Nyssa Jo Wallace
When my brother and I first started going to Sunday school, I wanted to show everyone that I know the Bible stories. I don’t remember learning the Bible stories, but I know them. They’re forever written in my memory. After a few lessons, Ms K banned me from answering questions anymore because other kids need to answer.
Honestly, I’m fine with that. I can hold myself back.
But that means now, instead of paying attention, I’m bored.
Tristan and Sammy sit close by, whispering excitedly. Ocarina of Time just came out for the N64. Sam owns it. Tristan doesn’t. Sam wants to tell Tristan everything about it, and Tristan wants to learn everything.
The teacher yells at them regularly to pay attention. Ms K disdains Tristan openly; she thinks he’s a bad influence on Sam, the pastor’s youngest son. She also works at our daycare. She’s one of the workers you avoid. She’s always scolding him for little things, like playing on the computer too long or rocking back and forth on the couch. She never pays attention to me, even though I’m his older sister. Fine with me!
Today we’re learning about Moses. Or we’re suppose to be learning about Moses. We all know the story of Moses. Whispers come from Tristan and Sam. No surprise there. Two girls silently sit in anti-social solidarity. Another boy’s chin rests on his fists, not quite staring at the teacher. I sit by myself as I am the only 2nd grader. Everyone else is younger.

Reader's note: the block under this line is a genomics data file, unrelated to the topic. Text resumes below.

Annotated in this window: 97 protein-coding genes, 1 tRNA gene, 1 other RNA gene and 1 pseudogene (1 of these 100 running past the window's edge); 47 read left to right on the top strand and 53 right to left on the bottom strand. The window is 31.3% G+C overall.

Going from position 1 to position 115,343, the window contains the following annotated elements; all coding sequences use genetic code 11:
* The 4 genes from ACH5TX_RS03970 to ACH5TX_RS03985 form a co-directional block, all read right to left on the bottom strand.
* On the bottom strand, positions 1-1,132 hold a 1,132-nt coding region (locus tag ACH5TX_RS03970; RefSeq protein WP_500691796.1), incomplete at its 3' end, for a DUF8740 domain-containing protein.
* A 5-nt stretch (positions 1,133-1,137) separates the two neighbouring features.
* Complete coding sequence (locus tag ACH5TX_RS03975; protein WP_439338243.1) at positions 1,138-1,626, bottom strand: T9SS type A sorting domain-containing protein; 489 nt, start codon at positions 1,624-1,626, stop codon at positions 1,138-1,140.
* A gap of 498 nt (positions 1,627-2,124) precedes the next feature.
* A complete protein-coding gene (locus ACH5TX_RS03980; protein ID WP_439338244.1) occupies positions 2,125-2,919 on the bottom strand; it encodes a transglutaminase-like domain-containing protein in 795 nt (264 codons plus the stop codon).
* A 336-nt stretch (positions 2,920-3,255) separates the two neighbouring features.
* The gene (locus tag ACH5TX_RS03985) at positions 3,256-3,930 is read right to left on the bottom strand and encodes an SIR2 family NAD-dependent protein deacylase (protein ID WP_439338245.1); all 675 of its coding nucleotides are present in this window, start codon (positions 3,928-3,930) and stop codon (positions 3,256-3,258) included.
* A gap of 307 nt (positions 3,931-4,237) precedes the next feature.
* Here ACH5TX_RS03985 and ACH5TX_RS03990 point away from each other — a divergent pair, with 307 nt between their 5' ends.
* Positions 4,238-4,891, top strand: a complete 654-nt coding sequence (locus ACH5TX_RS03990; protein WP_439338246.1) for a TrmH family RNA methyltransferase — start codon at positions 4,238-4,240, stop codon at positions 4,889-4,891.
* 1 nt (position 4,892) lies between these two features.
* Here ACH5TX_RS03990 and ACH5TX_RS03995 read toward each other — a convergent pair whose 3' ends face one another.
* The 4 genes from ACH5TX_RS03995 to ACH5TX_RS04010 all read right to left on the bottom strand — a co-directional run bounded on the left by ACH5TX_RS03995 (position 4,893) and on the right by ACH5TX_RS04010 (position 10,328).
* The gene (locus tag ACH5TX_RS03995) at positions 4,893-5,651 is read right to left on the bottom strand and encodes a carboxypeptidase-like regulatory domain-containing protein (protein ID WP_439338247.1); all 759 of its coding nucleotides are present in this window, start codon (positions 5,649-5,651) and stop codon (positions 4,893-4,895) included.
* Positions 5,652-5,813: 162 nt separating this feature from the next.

I flip to the morning scripture. I recently learned how to find bible verses. We don’t have to read in Sunday school class; Tristan’s grade is still learning how to. But I can read, so why not look through the thick book to avoid further boredom?
At the bottom of the page with the morning verse, I notice something… a list. And oddly formatted list. Like a poem. How the words are written in a strange way. Not straight and lined up, but curving around the page.
And so I read it. The words are symbols strung together that must mean something to adults but not me. That doesn’t matter though. The way it waved back and forth across the thin column is mesmerizing.
But the words themselves don’t interest me. Just the way they flow on the page.
“Shut that Bible!” Ms K leans over me, slamming the book’s cover over. She picks it up to lay it on her desk, shut and out of reach. “Now, as I was saying…”
I don’t understand. I know the Moses story. I’m not talking to anyone? Why does it matter if I’m reading something else? It’s still the Bible. It’s still on topic.
Apparently, reading ahead for a class with no grades is not allowed.